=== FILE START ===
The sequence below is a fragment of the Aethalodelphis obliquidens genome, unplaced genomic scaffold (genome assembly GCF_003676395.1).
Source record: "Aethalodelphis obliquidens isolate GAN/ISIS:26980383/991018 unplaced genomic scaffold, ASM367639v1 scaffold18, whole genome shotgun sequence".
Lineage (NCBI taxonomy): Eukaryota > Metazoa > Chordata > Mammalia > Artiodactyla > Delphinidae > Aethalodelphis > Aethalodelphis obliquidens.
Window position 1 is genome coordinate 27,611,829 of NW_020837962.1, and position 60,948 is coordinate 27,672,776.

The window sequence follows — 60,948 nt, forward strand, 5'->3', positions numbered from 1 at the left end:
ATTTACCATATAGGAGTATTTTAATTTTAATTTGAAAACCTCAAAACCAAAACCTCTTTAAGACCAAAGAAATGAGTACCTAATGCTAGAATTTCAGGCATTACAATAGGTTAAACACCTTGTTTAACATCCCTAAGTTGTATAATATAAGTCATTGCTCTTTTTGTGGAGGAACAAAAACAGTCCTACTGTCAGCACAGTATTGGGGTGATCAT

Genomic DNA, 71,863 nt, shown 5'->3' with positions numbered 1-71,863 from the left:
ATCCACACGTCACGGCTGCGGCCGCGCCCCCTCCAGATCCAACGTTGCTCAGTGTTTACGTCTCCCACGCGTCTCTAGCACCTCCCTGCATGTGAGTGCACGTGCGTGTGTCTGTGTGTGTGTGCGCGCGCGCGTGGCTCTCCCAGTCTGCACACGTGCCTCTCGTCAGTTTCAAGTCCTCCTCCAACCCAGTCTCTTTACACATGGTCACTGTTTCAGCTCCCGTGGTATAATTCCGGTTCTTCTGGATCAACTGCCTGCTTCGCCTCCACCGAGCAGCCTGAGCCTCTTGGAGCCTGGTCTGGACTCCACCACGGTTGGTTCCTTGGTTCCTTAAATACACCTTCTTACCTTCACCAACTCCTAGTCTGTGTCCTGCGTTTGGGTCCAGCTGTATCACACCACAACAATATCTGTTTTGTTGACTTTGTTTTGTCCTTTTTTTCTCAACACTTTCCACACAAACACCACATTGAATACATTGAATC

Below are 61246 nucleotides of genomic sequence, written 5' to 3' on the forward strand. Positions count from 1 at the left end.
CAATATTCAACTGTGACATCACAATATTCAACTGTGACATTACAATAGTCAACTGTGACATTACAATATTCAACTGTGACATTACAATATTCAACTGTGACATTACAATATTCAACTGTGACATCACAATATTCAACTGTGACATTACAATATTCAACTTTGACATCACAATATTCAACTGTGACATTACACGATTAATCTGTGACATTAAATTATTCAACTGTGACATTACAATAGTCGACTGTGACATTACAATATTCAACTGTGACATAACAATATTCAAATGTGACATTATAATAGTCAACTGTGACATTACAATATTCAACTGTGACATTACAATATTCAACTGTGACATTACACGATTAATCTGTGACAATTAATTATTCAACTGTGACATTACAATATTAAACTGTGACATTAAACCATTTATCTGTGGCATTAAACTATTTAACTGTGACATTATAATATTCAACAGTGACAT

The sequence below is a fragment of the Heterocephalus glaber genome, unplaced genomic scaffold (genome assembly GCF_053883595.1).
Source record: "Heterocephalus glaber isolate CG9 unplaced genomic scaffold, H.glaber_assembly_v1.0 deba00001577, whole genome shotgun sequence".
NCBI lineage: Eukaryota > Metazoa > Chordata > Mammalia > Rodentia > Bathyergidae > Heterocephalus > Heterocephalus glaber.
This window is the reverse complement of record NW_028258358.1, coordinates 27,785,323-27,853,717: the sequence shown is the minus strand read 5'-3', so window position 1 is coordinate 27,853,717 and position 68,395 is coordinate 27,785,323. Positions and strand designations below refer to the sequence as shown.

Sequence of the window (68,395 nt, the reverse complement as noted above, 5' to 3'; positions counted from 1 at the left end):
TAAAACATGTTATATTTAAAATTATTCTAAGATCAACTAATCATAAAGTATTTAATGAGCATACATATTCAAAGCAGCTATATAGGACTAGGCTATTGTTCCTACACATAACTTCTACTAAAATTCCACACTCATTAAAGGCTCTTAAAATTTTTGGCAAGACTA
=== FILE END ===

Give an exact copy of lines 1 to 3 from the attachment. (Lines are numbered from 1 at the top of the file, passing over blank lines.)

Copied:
The sequence below is a fragment of the Aethalodelphis obliquidens genome, unplaced genomic scaffold (genome assembly GCF_003676395.1).
Source record: "Aethalodelphis obliquidens isolate GAN/ISIS:26980383/991018 unplaced genomic scaffold, ASM367639v1 scaffold18, whole genome shotgun sequence".
Lineage (NCBI taxonomy): Eukaryota > Metazoa > Chordata > Mammalia > Artiodactyla > Delphinidae > Aethalodelphis > Aethalodelphis obliquidens.